• MMS Youtube
  • MMS Facebook
  • MMS Linkedin
  • MMS Twitter
3/22/2018 | 1 MINUTE READ

Coordinate Measurement Society Launches Two Certification Programs

Facebook Share Icon LinkedIn Share Icon Twitter Share Icon Share by EMail icon Print Icon

The two certification levels will focus on best practices and personal expertise to enable metrologists to reach their professional development goals.

Share

Facebook Share Icon LinkedIn Share Icon Twitter Share Icon Share by EMail icon Print Icon

The Coordinate Metrology Society (CMS) announced the launch of two new certification programs in 2018. The CMS Certification Committee will offer a pilot examination for the Level One certification for coordinate measuring machine (CMM) operators. The proctored, online assessment consists of 200 multiple-choice questions covering foundational theory and CMM common practices. The society also offers a pilot assessment for a Level Two certification program for 3D scanner users, conducted by CMS-authorized proctors.

The CMM community is invited to take the pilot exams at no cost during the Coordinate Metrology Society Conference in Reno, Nevada, July 23-27, 2018.

The comprehensive, two-tiered certification program is designed to enable metrologists to reach their professional development goals. Level One covers foundational theory and best practices, while Level Two recognizes specialized, hands-on knowledge used to perform tasks with specific measurement devices. All candidates must complete the application process and qualify to take the assessments.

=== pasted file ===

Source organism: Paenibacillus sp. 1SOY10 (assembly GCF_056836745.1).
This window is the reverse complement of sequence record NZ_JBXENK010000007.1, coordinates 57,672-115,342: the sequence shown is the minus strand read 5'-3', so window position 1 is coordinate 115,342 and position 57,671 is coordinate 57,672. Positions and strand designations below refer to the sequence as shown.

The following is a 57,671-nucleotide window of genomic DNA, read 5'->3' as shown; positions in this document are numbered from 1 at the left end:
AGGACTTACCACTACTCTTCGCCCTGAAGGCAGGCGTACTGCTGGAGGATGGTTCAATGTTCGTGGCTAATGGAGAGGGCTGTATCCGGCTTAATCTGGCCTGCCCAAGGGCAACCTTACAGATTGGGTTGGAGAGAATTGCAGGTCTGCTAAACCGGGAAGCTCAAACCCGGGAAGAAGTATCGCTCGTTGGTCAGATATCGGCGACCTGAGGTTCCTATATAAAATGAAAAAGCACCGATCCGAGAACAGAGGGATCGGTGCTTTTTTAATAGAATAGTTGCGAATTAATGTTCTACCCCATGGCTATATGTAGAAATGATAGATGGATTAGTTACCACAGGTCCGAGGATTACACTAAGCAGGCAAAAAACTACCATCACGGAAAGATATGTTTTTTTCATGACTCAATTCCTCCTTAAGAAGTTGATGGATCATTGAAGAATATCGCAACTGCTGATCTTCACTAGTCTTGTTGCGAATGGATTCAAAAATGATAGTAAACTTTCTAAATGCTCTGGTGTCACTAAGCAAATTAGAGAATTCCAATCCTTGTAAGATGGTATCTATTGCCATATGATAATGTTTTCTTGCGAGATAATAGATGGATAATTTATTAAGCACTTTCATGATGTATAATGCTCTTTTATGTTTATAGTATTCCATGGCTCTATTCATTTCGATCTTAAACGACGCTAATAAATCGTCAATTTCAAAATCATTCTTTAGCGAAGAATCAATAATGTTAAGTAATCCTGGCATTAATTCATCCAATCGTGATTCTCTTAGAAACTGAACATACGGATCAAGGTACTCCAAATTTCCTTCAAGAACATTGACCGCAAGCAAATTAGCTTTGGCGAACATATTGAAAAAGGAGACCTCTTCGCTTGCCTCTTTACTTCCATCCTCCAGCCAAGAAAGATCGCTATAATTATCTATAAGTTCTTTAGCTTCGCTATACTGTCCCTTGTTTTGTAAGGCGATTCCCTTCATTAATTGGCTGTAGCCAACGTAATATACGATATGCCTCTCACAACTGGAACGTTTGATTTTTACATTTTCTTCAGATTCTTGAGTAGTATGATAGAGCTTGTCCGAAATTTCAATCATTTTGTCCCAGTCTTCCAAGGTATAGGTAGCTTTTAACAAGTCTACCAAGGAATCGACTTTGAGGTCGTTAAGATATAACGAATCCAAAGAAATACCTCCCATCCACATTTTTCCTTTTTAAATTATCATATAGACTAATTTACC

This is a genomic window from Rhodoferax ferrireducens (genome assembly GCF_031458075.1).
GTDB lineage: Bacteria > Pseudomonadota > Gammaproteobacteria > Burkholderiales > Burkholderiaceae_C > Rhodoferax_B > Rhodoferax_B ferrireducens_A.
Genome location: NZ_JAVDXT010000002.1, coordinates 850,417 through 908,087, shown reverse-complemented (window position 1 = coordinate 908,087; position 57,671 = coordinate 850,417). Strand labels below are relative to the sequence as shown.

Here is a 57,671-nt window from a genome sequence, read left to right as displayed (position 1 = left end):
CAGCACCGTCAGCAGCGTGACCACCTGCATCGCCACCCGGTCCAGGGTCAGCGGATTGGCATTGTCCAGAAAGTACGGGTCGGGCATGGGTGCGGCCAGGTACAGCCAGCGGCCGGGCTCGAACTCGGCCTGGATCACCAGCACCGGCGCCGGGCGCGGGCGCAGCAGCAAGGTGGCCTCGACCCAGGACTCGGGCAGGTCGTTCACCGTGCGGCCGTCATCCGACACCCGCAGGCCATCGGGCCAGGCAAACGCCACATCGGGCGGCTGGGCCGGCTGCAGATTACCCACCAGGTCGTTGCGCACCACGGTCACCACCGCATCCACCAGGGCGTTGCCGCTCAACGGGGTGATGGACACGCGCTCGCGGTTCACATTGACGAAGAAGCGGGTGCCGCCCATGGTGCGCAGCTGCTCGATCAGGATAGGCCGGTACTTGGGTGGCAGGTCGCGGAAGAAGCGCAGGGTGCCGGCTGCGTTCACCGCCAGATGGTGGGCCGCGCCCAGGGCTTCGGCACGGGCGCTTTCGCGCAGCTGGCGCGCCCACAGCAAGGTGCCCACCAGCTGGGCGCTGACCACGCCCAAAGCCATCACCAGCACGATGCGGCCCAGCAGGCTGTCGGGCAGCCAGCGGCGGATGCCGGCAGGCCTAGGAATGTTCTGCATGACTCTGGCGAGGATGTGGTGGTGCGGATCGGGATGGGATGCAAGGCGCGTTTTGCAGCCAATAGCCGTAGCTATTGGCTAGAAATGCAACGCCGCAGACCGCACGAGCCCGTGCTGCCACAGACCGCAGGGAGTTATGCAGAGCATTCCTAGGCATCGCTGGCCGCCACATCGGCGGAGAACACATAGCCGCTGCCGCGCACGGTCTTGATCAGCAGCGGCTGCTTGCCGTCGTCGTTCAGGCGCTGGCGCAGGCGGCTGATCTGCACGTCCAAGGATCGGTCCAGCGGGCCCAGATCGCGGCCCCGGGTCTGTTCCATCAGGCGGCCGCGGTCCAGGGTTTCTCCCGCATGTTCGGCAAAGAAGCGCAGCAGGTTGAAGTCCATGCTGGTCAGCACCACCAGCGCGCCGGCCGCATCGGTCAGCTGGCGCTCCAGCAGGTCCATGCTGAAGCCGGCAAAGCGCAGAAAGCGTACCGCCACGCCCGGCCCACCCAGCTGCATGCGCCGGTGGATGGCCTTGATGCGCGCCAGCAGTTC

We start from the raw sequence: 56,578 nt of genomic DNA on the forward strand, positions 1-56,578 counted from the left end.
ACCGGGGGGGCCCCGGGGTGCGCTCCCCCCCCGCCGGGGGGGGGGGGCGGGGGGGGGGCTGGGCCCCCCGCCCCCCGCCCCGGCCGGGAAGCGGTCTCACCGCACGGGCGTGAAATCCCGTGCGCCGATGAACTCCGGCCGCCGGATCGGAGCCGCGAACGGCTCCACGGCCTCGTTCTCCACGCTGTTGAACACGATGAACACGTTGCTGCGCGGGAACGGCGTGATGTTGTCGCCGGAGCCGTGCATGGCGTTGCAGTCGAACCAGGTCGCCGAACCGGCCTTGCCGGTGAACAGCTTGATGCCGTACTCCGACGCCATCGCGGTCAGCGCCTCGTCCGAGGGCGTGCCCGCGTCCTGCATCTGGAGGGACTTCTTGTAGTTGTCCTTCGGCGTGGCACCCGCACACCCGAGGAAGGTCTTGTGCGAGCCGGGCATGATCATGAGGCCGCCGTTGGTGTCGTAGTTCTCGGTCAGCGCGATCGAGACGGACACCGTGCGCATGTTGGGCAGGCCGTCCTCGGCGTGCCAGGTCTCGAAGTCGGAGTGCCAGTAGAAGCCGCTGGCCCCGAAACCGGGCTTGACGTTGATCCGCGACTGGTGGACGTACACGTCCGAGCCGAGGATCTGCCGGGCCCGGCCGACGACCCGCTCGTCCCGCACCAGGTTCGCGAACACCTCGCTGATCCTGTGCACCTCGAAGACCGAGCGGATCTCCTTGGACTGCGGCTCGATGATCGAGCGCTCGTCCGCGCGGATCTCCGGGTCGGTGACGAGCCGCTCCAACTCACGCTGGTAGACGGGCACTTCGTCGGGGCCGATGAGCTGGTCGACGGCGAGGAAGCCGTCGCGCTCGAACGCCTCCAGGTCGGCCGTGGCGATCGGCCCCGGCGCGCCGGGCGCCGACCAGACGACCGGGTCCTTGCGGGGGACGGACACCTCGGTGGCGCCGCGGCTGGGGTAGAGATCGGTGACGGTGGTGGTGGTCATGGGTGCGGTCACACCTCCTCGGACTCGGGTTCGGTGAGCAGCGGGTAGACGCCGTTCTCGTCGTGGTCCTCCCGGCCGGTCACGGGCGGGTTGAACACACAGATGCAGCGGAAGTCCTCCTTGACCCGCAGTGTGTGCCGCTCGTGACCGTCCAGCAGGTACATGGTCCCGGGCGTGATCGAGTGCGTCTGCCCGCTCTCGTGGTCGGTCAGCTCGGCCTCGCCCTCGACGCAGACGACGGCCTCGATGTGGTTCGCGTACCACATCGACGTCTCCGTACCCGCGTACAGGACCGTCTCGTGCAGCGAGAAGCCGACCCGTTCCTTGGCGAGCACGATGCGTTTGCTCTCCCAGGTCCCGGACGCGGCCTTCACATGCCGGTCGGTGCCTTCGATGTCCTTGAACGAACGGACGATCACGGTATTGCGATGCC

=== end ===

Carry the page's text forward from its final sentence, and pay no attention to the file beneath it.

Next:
“Industry demand is driving our efforts behind these certifications designed to recognize critical knowledge and skill sets needed in manufacturing and scientific research,” says CMS Certification Committee Chair Randy Gruver. “We are pleased to expand our traditional membership of portable metrology users to include CMM professionals, a community that has lacked the opportunity to gain credentials for their specialized expertise in measurement and inspection.”

Level One applicants must meet eligibility requirements, sign the CMS code of ethics and pass a peer review. Level Two applicants must have a Level One certification and two years of experience (minimum 400 hours) on an articulating arm or laser tracker. Then, they mustsubmit an application with two references who can attest to their expertise.

Candidates must register online to participate in CMM Level One and CMM Level Two certification. The CMS Certification Handbook is also online, containing guidelines and application forms.

Hand holding a crystal ball

We’d rather send you $15 than rely on our crystal ball…

It’s Capital Spending Survey season and the manufacturing industry is counting on you to participate! Odds are that you received our 5-minute Metalworking survey from Modern Machine Shop in your mail or email. Fill it out and we’ll email you $15 to exchange for your choice of gift card or charitable donation. Are you in the U.S. and not sure you received the survey? Contact us to access it.

Help us inform the industry and everybody benefits.

RELATED CONTENT

  • 3D Scanning: Reproducing One-Of-A-Kind Prototypes

    A laser scanning system helps this shop capture the free-form surfaces on a hand-sculpted original. The resulting digitized models are the basis for CAM applications such as programming a CNC machining center. 

  • Gaging Countersunk And Chamfered Holes

    While countersunk and chamfered holes are similar in appearance, functionally they are quite different. Consequently, different gages exist to serve these different functional requirements.

  • Surface Texture From Ra to Rz

    The irregularity of a machined surface is the result of the machining process, including the choice of tool; feed and speed of the tool; machine geometry; and environmental conditions. This irregularity consists of high and low spots machined into a surface by the tool bit or a grinding wheel.

Resources